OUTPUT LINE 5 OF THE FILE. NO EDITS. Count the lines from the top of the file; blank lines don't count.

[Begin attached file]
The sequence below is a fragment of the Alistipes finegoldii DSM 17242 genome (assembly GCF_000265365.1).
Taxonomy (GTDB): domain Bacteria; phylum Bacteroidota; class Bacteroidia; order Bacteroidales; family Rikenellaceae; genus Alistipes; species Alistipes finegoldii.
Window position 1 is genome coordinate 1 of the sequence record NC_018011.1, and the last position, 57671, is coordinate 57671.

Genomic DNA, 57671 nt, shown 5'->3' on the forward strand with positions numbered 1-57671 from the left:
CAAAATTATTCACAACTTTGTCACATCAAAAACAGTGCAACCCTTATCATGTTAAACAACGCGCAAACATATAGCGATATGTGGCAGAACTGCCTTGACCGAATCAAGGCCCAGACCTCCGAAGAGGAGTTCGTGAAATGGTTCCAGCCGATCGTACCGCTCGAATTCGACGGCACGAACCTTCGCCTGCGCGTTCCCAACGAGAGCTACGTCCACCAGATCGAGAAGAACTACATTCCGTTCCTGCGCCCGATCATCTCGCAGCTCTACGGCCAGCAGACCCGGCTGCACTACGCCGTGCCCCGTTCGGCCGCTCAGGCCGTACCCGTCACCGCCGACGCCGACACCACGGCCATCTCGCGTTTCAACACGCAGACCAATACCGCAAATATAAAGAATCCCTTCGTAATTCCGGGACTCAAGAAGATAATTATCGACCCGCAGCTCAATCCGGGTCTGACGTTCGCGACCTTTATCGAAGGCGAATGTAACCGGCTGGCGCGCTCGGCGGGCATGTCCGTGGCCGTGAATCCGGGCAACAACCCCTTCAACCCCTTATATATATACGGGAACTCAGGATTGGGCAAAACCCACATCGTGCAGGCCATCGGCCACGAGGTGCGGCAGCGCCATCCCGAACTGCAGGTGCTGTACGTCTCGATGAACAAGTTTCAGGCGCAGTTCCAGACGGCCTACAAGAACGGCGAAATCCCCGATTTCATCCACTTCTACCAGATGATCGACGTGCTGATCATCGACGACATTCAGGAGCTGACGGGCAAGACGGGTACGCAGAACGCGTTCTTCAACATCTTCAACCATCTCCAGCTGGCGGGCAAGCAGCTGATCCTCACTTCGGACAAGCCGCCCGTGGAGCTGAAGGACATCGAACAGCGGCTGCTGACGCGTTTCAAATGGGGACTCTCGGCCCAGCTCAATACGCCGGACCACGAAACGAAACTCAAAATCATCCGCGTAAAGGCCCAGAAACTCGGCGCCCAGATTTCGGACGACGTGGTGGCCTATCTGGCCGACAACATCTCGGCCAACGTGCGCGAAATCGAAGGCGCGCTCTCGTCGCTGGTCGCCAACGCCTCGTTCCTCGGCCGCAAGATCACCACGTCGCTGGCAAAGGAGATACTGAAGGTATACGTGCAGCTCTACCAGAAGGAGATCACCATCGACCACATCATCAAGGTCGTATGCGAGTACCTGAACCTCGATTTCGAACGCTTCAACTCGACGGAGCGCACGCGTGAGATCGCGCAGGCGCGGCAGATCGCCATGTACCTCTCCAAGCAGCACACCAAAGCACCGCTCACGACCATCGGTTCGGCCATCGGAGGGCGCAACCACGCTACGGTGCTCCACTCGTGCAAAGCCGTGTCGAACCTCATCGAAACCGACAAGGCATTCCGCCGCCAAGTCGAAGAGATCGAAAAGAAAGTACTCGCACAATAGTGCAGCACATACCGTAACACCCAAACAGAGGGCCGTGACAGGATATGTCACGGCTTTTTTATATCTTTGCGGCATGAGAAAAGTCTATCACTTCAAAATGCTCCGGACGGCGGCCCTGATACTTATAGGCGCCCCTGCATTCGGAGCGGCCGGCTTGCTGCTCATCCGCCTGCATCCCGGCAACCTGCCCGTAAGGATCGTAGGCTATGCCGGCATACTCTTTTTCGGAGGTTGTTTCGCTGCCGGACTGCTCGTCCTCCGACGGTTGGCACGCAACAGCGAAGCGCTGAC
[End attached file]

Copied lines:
CAAAATTATTCACAACTTTGTCACATCAAAAACAGTGCAACCCTTATCATGTTAAACAACGCGCAAACATATAGCGATATGTGGCAGAACTGCCTTGACCGAATCAAGGCCCAGACCTCCGAAGAGGAGTTCGTGAAATGGTTCCAGCCGATCGTACCGCTCGAATTCGACGGCACGAACCTTCGCCTGCGCGTTCCCAACGAGAGCTACGTCCACCAGATCGAGAAGAACTACATTCCGTTCCTGCGCCCGATCATCTCGCAGCTCTACGGCCAGCAGACCCGGCTGCACTACGCCGTGCCCCGTTCGGCCGCTCAGGCCGTACCCGTCACCGCCGACGCCGACACCACGGCCATCTCGCGTTTCAACACGCAGACCAATACCGCAAATATAAAGAATCCCTTCGTAATTCCGGGACTCAAGAAGATAATTATCGACCCGCAGCTCAATCCGGGTCTGACGTTCGCGACCTTTATCGAAGGCGAATGTAACCGGCTGGCGCGCTCGGCGGGCATGTCCGTGGCCGTGAATCCGGGCAACAACCCCTTCAACCCCTTATATATATACGGGAACTCAGGATTGGGCAAAACCCACATCGTGCAGGCCATCGGCCACGAGGTGCGGCAGCGCCATCCCGAACTGCAGGTGCTGTACGTCTCGATGAACAAGTTTCAGGCGCAGTTCCAGACGGCCTACAAGAACGGCGAAATCCCCGATTTCATCCACTTCTACCAGATGATCGACGTGCTGATCATCGACGACATTCAGGAGCTGACGGGCAAGACGGGTACGCAGAACGCGTTCTTCAACATCTTCAACCATCTCCAGCTGGCGGGCAAGCAGCTGATCCTCACTTCGGACAAGCCGCCCGTGGAGCTGAAGGACATCGAACAGCGGCTGCTGACGCGTTTCAAATGGGGACTCTCGGCCCAGCTCAATACGCCGGACCACGAAACGAAACTCAAAATCATCCGCGTAAAGGCCCAGAAACTCGGCGCCCAGATTTCGGACGACGTGGTGGCCTATCTGGCCGACAACATCTCGGCCAACGTGCGCGAAATCGAAGGCGCGCTCTCGTCGCTGGTCGCCAACGCCTCGTTCCTCGGCCGCAAGATCACCACGTCGCTGGCAAAGGAGATACTGAAGGTATACGTGCAGCTCTACCAGAAGGAGATCACCATCGACCACATCATCAAGGTCGTATGCGAGTACCTGAACCTCGATTTCGAACGCTTCAACTCGACGGAGCGCACGCGTGAGATCGCGCAGGCGCGGCAGATCGCCATGTACCTCTCCAAGCAGCACACCAAAGCACCGCTCACGACCATCGGTTCGGCCATCGGAGGGCGCAACCACGCTACGGTGCTCCACTCGTGCAAAGCCGTGTCGAACCTCATCGAAACCGACAAGGCATTCCGCCGCCAAGTCGAAGAGATCGAAAAGAAAGTACTCGCACAATAGTGCAGCACATACCGTAACACCCAAACAGAGGGCCGTGACAGGATATGTCACGGCTTTTTTATATCTTTGCGGCATGAGAAAAGTCTATCACTTCAAAATGCTCCGGACGGCGGCCCTGATACTTATAGGCGCCCCTGCATTCGGAGCGGCCGGCTTGCTGCTCATCCGCCTGCATCCCGGCAACCTGCCCGTAAGGATCGTAGGCTATGCCGGCATACTCTTTTTCGGAGGTTGTTTCGCTGCCGGACTGCTCGTCCTCCGACGGTTGGCACGCAACAGCGAAGCGCTGAC